Russia’s illegal, full-scale invasion of Ukraine in February 2022 has shaped the world’s perspective of Soviet-era equipment and military modernization. Less talked about, yet equally important, are Soviet-legacy structures and processes that have hindered Russia’s performance on the battlefield.
The vestiges of outdated, Soviet-legacy security sector governance can be seen through Russia’s limited transparency, corruption, lack of accountability, and centralized, non-participatory decision-making. These negative attributes reduce effectiveness and efficiency, and, during a war, the time spent waiting for leadership direction is measured in lives.
To build long-term capacity, the U.S. government has been actively collaborating with global allies and partners on developing modern, efficient, effective, responsive, and sustainable security sectors that are characterized by decentralized, participatory decision-making and other democracy-based governance practices.
At the U.S. Department of State, our Office of Global Programs and Initiatives manages the Global Defense Reform Program, which enhances security sector governance — referring to a nation’s ability and process for providing security to its people – and institutional capacity.
The Global Defense Reform Program focuses on:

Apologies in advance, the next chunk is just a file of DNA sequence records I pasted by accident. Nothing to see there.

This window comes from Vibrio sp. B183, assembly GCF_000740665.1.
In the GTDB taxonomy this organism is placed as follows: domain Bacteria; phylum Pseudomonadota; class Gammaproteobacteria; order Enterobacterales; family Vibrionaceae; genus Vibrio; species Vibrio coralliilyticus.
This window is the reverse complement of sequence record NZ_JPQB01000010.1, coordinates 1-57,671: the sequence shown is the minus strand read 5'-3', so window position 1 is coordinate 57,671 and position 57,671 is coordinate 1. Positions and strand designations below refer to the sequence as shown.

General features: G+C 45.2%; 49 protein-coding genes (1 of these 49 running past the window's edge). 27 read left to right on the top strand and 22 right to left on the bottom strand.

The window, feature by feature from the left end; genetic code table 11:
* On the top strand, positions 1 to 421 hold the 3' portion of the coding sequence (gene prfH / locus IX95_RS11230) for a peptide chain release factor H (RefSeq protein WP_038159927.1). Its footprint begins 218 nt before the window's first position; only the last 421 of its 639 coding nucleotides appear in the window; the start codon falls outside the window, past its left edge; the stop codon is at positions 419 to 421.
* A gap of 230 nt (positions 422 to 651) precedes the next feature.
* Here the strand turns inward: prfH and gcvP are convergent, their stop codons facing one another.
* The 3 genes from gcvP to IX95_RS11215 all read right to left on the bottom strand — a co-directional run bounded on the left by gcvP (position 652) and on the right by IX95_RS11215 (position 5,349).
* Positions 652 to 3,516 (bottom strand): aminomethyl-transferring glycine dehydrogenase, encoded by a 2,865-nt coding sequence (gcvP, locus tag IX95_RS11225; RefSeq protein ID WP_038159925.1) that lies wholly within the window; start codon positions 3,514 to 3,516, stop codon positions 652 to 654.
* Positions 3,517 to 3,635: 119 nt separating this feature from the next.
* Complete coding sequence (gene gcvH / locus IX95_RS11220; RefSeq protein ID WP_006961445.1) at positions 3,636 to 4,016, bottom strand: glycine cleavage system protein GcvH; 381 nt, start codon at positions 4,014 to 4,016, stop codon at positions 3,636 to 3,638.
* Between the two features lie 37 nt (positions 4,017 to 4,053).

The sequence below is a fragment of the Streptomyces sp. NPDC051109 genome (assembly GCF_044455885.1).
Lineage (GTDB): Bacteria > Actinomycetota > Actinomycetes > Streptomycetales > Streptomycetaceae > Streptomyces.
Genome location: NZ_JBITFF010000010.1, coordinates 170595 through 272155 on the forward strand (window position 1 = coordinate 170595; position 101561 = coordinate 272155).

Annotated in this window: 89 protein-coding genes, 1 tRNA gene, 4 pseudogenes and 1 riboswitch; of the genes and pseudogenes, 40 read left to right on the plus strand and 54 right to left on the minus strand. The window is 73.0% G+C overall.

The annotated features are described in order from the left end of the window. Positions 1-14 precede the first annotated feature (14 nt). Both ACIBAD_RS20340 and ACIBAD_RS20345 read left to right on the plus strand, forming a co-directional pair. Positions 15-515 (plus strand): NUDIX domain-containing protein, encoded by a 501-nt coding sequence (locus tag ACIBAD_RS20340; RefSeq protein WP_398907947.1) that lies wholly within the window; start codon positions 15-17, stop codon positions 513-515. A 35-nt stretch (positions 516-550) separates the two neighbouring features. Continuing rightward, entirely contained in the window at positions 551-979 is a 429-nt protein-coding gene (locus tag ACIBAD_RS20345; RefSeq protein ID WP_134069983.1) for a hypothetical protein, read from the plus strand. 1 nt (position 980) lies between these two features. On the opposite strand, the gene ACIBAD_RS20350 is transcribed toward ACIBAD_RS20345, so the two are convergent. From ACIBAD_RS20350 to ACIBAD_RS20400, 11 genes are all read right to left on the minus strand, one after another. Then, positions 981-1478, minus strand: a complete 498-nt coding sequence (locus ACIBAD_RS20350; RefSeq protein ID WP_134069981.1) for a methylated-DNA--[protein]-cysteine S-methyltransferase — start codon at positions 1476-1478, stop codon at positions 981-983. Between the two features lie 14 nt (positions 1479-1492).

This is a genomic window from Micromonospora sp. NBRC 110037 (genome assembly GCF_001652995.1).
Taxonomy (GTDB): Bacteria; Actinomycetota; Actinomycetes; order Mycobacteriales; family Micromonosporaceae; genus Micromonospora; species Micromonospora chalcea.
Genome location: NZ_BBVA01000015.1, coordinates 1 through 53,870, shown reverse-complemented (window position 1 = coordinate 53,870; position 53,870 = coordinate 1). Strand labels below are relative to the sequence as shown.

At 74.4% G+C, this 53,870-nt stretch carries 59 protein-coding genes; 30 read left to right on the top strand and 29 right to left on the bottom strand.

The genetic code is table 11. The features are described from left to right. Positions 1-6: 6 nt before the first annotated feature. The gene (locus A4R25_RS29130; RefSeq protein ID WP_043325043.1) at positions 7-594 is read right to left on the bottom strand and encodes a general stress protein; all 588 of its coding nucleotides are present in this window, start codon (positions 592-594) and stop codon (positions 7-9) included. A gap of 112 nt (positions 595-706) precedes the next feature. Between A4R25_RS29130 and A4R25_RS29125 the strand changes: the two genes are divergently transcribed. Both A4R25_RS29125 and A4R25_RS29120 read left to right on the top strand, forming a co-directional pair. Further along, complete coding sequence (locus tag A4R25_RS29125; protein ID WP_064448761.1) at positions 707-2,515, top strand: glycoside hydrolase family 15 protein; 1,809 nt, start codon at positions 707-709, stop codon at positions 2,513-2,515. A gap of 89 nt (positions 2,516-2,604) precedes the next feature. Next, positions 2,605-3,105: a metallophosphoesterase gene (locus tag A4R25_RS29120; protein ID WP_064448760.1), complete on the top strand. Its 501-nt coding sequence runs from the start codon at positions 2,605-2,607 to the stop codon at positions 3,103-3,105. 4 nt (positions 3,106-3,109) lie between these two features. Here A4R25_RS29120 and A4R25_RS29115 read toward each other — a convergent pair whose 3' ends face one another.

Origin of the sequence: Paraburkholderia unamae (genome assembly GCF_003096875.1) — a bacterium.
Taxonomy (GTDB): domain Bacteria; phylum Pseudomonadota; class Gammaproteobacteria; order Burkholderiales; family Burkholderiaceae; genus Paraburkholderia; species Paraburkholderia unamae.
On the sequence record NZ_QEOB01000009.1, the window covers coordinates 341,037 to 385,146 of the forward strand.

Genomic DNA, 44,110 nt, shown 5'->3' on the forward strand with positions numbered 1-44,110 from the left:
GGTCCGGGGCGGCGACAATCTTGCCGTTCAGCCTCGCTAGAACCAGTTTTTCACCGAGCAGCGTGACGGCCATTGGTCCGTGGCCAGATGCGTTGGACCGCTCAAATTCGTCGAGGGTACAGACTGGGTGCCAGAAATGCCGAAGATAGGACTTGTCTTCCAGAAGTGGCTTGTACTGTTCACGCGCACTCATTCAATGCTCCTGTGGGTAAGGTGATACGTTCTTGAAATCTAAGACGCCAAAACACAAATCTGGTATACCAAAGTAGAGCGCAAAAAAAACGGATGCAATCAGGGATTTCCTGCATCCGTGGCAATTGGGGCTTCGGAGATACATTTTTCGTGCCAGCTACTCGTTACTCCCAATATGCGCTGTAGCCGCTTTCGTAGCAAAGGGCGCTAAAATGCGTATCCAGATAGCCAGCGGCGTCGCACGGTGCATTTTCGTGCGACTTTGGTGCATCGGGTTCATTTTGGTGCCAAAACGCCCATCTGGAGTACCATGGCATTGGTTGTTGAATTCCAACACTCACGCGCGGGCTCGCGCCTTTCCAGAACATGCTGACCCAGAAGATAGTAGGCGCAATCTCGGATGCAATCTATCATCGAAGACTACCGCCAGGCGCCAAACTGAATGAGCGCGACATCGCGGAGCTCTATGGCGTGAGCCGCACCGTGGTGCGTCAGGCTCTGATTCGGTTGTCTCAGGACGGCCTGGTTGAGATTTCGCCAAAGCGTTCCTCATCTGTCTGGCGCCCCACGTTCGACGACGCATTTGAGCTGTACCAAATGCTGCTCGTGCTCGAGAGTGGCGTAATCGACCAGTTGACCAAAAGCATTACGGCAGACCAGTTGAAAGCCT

- Building the resilience of partner institutions,
- Enhancing effectiveness and accountability, and
- Better aligning the security sector to the needs and challenges of the partner nation and its citizens.
GDRP advisors support governments around the world, including in many former communist or socialist states or with former Soviet allies, to improve transparency, decentralize decision-making, and create more effective security sectors.
Support to European Partners and NATO Allies
In Europe, through GDRP advisors and in accordance with the U.S. National Security Strategy, we support European partners and NATO Allies to bolster collective resilience.
In Albania, North Macedonia, and Kosovo, GDRP advisors are supporting partners to improve their human resources management, and planning, programming, and budgeting capabilities.
In Albania, a former socialist state, the GDRP advisor is assisting the Ministry of Defense to modernize its recruitment and retention capabilities.
Following accession to NATO in 2009, Albania transitioned from conscription to an all-volunteer military in 2010, multiplying its recruitment and retention needs. With the GDRP advisory support, the Ministry of Defense is now relocating recruitment stations from inaccessible bases to city centers and implementing a data-focused approach to retention.
This is in addition to the Ministry of Defense’s recently announced 30% pay increase and cost of living allowance adjustment for its military personnel. Through these combined efforts, the Albanian MoD seeks to recruit and retain high quality personnel into its military and strengthen its human resources capacity. This will enable Albania to contribute to NATO missions and operations through an effective and efficient defense sector.